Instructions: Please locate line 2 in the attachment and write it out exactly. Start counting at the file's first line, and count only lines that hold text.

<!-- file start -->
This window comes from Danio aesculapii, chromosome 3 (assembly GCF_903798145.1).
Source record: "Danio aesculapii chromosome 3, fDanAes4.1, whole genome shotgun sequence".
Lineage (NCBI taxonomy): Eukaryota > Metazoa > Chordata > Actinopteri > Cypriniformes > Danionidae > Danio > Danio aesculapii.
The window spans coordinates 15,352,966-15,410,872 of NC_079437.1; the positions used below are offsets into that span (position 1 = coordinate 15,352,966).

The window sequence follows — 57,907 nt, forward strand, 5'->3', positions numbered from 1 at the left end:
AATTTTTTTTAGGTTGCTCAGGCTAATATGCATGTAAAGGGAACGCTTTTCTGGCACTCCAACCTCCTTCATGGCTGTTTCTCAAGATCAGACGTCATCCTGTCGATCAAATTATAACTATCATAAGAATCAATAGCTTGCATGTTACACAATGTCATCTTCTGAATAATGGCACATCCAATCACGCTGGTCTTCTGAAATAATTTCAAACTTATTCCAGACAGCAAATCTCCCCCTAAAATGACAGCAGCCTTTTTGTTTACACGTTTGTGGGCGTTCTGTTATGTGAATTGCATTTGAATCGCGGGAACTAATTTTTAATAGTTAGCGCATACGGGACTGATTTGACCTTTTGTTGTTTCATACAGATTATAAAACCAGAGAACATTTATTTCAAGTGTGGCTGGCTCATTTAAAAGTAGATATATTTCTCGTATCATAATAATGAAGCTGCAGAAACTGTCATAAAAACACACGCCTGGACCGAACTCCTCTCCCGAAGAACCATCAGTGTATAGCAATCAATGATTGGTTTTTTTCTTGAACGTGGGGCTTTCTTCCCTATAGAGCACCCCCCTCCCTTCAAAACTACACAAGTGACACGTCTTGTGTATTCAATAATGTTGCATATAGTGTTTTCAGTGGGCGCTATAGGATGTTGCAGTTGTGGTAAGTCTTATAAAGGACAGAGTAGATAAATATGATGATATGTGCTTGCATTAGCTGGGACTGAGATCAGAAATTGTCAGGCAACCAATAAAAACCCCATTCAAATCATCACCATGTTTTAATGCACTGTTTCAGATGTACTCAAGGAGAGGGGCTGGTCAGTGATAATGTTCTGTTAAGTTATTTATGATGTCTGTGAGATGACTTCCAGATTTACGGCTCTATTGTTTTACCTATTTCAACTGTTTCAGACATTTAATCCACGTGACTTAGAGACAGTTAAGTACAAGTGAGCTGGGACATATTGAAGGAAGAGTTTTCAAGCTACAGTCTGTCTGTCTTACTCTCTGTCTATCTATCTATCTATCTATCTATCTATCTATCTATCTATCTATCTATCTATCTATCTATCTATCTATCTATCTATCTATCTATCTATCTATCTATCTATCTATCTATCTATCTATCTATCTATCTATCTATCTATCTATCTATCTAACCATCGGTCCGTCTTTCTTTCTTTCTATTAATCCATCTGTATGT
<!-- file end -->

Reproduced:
Source record: "Danio aesculapii chromosome 3, fDanAes4.1, whole genome shotgun sequence".